Interestingly, while the mutant HTT protein is still produced in IPSCs derived from HD patients, in these cells the protein doesn’t aggregate. Differentiate the HD patient-derived IPSCs back into neurons and again, while the cells demonstrate the same HD gene expression, the HD neurons lack polyQ aggregates and are not prone to neurodegeneration.
To look at how this is possible the researchers looked more closely at IPSCs derived from HD patients (HD-iPSs), and found that activity of the cell’s natural protein degrading machinery, the proteasome, was key to preventing HTT aggregation in HD-derived iPSCs. Chemically inhibiting the proteasome led to mutant HTT aggregation. Further analyses showed that in particular, the ubiquitin ligase UBR5 was upregulated in HD-iPSCs and downregulated during differentiation of human embryonic stem cells. “In all the lines tested, we observed that UBR5 downregulation is already significant when iPSCs differentiate into neural progenitor cells,” they wrote. Significantly, knocking down UBR5 led to increased levels of normal HTT in control human pluripotent stem cells and human embryonic stem cells, and also increased levels of mutant HTT and aggregation in HD-derived iPSC lines. “This was striking to see,” says Dr. Vilchez. “From nothing, the cells went to huge amounts of aggregates.”
The authors suggest their results indicate that “intrinsic high expression of UBR5 determines HTT levels in iPSCs, a process that could contribute to the remarkable ability of these cells to maintain proteostasis of mutant HTT.”
Interestingly, while HD-iPSCs could be differentiated into neural cells that had no accumulation of mutant HTT aggregates, neural cells derived from HD-iPSCs with impaired UBR5 expression did exhibit increased levels of mutant HTT and aggregate accumulation. “Overall, our results indicate that intrinsic high levels of UBR5 are essential to suppress mutant HTT aggregation in iPSCs, contributing to their ability to generate neural progenitor cells with no detectable polyQ-expanded aggregates,” the authors stated.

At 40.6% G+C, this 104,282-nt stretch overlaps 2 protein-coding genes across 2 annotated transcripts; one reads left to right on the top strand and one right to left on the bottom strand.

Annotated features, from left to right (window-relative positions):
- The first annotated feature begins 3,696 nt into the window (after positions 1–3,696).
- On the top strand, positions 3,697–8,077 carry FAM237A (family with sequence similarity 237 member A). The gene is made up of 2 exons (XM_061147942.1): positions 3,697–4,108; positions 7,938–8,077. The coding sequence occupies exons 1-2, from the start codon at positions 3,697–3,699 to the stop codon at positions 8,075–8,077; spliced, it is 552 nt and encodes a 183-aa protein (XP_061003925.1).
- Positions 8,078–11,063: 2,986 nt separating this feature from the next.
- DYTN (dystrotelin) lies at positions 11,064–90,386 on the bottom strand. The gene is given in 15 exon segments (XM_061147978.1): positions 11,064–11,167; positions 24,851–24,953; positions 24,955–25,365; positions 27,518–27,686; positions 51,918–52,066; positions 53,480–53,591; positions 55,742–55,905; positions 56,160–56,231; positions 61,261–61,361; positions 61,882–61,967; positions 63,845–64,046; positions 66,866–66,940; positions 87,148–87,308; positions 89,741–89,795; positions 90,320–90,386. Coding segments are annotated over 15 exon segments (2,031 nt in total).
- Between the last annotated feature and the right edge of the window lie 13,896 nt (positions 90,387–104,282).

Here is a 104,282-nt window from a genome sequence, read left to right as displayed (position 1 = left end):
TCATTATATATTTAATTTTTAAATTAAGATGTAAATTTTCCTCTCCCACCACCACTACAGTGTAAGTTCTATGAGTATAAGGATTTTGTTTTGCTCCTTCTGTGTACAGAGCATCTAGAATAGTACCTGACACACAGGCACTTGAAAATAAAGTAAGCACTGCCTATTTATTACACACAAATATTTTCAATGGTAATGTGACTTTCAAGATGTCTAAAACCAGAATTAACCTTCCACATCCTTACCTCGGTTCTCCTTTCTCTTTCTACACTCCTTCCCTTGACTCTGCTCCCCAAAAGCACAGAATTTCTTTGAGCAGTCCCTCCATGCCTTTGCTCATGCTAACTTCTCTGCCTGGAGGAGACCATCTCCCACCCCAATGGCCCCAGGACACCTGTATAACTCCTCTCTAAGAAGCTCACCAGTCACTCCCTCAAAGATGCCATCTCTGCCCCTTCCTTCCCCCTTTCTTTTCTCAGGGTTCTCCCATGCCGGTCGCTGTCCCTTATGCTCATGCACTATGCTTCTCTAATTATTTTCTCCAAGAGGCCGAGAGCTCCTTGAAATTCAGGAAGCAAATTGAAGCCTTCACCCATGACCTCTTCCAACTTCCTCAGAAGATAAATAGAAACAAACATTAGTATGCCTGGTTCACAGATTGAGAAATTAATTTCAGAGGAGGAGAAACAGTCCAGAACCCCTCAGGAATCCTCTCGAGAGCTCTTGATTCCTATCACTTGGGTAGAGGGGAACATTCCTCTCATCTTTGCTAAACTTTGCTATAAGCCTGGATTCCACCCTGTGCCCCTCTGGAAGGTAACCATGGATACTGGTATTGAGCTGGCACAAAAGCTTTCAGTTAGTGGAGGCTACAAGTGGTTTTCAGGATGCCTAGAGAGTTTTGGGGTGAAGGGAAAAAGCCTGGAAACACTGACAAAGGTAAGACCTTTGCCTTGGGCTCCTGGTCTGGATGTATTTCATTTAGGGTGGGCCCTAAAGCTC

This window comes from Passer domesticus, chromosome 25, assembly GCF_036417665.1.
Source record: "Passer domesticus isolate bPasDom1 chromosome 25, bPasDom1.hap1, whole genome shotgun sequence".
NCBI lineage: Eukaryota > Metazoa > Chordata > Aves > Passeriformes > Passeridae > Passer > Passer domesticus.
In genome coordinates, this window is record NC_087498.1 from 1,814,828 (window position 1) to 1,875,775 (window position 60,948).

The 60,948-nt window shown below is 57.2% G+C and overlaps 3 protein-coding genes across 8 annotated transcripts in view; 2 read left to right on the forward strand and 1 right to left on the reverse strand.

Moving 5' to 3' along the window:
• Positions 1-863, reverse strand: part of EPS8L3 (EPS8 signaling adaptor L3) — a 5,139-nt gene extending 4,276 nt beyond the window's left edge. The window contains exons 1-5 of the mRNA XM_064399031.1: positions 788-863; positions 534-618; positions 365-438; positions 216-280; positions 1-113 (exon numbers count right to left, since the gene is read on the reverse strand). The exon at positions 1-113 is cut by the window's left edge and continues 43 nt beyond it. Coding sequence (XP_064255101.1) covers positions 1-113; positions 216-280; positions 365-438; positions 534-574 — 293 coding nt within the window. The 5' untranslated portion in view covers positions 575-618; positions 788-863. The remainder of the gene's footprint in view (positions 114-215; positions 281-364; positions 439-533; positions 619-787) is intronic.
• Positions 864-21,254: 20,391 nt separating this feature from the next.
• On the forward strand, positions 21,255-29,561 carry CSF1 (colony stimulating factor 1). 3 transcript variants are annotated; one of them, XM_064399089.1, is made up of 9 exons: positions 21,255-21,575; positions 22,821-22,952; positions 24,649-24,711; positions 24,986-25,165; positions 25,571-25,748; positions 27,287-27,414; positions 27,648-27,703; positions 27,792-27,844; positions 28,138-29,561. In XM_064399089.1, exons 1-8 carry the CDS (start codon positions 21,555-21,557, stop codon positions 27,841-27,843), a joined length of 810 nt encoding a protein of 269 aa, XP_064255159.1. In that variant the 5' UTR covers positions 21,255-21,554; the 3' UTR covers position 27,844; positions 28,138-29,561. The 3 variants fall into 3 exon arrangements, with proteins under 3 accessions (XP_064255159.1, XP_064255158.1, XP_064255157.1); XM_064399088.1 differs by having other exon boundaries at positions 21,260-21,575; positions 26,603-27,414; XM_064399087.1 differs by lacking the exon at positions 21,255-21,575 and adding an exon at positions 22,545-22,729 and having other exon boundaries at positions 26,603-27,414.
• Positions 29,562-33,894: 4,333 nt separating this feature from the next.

Subsequent experiments in a nematode worm model that expresses polyQ repeats showed that knocking down the animal’s ubr-5 gene, which is equivalent to the human UBR5 gene, resulted in aggregation of polyQ-expanded proteins in their nervous system. And in a final set of tests, the researchers showed that overexpression of UBR5 decreased levels of mutant HTT in human cell lines that express polyQ-expanded HTT protein. “Taken together, our data indicate that the ubiquitin ligase activity of UBR5 modulates proteasomal degradation of mutant HTT, a process that ameliorates polyQ-expanded aggregation,” the authors concluded.
They note that at least 30 different diseases are directly associated with aberrant protein folding and aggregation. The approach of studying patient-derived pluripotent stem cells could help to identify “super-vigilant” proteostasis mechanisms that could feasibly be harnessed as therapeutics. However, the team also acknowledges that the prospect of therapeutics is still a long way down the line. “It’s not like you discover something new and then there is a cure, it's more difficult,” comments CECAD co-author Isabel Saez, Ph.D. “But in some years there might be a therapy.”